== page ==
“Too much stick, not enough carrot”: Panelists express concerns about Bill 96

The Quebec Community Groups Network (QCGN) explored Bill 96 from all angles at a webinar on the evening of Jan. 20.

The wide-ranging, controversial legislation was first tabled in May 2021. Although it technically died on the order paper when Premier François Legault prorogued the National Assembly in October, the government has asserted its intention to pass it this year.

At the Jan. 20 panel, former senator Joan Fraser, former senator and journalist André Pratte, and independent journalist Christopher Curtis of The Rover, shared their reflections on the proposed legislation.

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Community Group Says Bill 96 Limits the Rights of Anglophones

In an open letter written by Quebec Community Groups Network (QCGN) to Premier Legault, QCGN states that the government definition of “English Eligible” is limiting and minority groups, under international norms, should define themselves. The current definition of English Eligible excludes between 300,000 and 500,000 English-speaking Quebecers, making the category far from inclusive and limiting the access to government services in English.

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Health access committee reform concerns advocates

A regulation changing the composition of the Provincial Access Committee (PAC), the review body which oversees programs developed by regional health authorities to ensure access to English-language health services, was quietly adopted in late December.

“It’s difficult to see the effect of this reform on the care provided to individuals, but it doesn’t make it easier,” says  Sylvia Martin-Laforge, director general of the QCGN.

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English-speaking Quebecers concerned government will limit health services

Questions are being raised about whether Quebec will reduce health services in English.

The government has insisted on several occasions this is not its intention, but last month, it dissolved a committee that had spent years working to improve access to English services.

“It was a surprise that the minister was changing the rules of what we thought was a perfectly good committee, working very well,” said Sylvia Martin-Laforge with the Quebec Community Groups Network.

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Health ministry seeks new English access committee members after firing the last ones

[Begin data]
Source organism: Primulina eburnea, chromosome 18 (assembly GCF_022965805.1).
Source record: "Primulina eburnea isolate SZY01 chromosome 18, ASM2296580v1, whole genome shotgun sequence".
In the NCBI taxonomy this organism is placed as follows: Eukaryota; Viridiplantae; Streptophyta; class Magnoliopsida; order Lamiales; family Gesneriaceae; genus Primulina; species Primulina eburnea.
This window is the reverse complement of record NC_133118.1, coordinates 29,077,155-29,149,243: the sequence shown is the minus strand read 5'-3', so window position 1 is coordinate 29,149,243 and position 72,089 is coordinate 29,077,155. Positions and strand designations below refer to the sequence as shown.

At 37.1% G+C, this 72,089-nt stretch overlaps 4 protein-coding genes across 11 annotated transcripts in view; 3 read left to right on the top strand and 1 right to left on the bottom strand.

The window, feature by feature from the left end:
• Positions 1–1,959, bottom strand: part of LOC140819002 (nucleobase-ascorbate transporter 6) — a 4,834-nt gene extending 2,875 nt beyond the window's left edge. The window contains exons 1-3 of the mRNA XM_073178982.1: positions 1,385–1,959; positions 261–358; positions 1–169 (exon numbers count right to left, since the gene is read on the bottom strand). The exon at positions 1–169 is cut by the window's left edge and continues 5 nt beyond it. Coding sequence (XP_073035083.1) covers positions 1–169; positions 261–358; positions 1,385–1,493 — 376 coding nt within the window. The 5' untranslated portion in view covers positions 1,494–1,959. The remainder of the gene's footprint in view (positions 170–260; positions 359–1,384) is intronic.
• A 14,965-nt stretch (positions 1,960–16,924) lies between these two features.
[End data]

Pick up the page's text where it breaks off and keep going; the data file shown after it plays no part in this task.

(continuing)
The Provincial Government has issued a call for expressions of interest and applications to be on the Provincial committee on the dispensing of health and social services in the English language after having dismissed the entirety of the previous committee through a regulation change in the latter half of 2021.

The Quebec Community Groups Network (QCGN) first sounded the alarm about the dismissal of the previous committee members in late August, describing the change as ‘robbery through legislation.’

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COVID-19: Some Quebec high school students falling through rapid testing cracks

Parents and students in Quebec are preparing to head back to school in one week amid a wave of Omicron cases.

Adding to that stress, some parents of 12- and 13 year-old students say that, when it comes to the distribution of rapid test kits, they’ve fallen through the cracks.

“I feel like what’s happened since mid-December to now is like a raging inferno and it’s just adding more fuel to the fire unnecessarily, creating more stress unnecessarily,” said Katherine Korakakis, the president of the English Parents Committee Association (EPCA).

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Le monde des affaires sur ses gardes

Many continue to speak out against Quebec’s Bill 96, including businesspeople, community organizations, and politicians.

English-speaking Quebecers fear that the bill would further marginalize their community, and that other minority groups, such as immigrants and Indigenous peoples, will also be penalized by various measures in the bill, says Sylvia Martin-Laforge, the QCGN’s director general.

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Tutoring services getting ready to support students for another round of online learning

Requests for tutoring services since the beginning of the pandemic have spiked, and the people at Phelps Helps in the Eastern Townships are getting ready to support students in this latest period of distance learning.

Katie Lowry, programs director at Phelps Helps, discusses the uptick in an interview with CBC Breakaway’s Kim Garritty. 

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Alexander Reford nommé Membre de l’Ordre du Canada

Alexander Reford, manager of the internationally renowned Reford Gardens (Jardins de Métis)  and president of Heritage Lower St-Lawrence has been named a Member of the Order of Canada. 

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Quebec accused of launching ‘culture war’ on English with strict French language law

The Daily Telegraph reports: “[Quebec’s] ruling nationalist party, Coalition Avenir Québec (CAQ) says tough measures are ‘urgently required’ for the survival of the French language… but critics say it will penalise bilingualism.”

“It’s nothing against English Quebecers,” says Premier François Legault: “It’s about protecting French.”

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